It is just about viable to run one week sprints in Scrum. I've done it consistently as a Scrum Master for an 8 month period. There are in fact certain benefits in doing so and Jeff Sutherland uses this in his Shock Therapy approach to agile adoption. It is very demanding and the ability to constrain planning, reviews, and retrospectives to an appropriate length is indeed very difficult. However, it is possible and it should not be short-changed. Allow at least half a day. You could reasonably allow an entire day for these ceremonies (20% of your time).

When planning sessions overrun because of the explanation that is required, it is often because there has been inadequate backlog grooming. None of the requirements introduced in sprint planning should be a surprise to the developers.

Enough tasks should be planned to allow the team to start their work and feel comfortable about meeting the Sprint Goal. You don't have to plan every last task out during sprint planning; there must be an expectation of further discovery; it can (and arguably should) be done on a just-in-time basis.

07:38 pm September 5, 2013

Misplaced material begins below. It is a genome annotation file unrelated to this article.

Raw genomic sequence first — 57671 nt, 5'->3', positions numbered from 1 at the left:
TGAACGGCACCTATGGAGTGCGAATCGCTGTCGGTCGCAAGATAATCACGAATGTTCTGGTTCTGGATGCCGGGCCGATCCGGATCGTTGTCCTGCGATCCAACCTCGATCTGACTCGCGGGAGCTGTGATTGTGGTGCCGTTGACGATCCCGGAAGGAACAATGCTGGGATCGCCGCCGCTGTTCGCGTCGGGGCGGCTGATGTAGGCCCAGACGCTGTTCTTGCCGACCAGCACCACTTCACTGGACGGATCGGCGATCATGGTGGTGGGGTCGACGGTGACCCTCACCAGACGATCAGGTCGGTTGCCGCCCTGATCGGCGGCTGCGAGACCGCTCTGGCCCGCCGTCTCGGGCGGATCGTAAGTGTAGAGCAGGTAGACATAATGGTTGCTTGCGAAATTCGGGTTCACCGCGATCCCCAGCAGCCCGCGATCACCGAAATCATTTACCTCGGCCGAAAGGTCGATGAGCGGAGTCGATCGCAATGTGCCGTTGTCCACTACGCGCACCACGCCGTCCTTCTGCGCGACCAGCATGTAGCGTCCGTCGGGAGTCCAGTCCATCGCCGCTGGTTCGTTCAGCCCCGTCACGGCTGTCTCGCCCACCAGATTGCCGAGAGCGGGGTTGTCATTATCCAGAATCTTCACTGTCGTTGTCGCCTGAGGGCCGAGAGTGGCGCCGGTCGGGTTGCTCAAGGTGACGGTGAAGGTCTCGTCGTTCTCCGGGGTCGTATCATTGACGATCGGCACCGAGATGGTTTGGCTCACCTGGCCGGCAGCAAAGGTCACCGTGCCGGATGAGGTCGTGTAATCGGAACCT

One of the big pros of story point estimation is that it's quick. If we're spending more than 5 minutes discussing a single story it's a red flag that it is not ready from a requirements perspective. When we saw this frequently, we added sprint grooming meetings with the team to help the PO (me) ask the right questions of other stakeholders to clarify the stories.

My view on sprint length is that 1 week is too short, and you then have too much overhead. We do two weeks. I'd like to try three, we haven't yet because we're worried that the horizon is then too long and we'll slack off in week 1-2.

Maybe you're going into too much detail in planning. My experience is that you discover things on the fly (JIT), but we don't do as much planning as I think we should so I can't offer much as to how much is too much. Do things change a lot even with the detailed planning or do things play out as you planned?

03:25 am September 6, 2013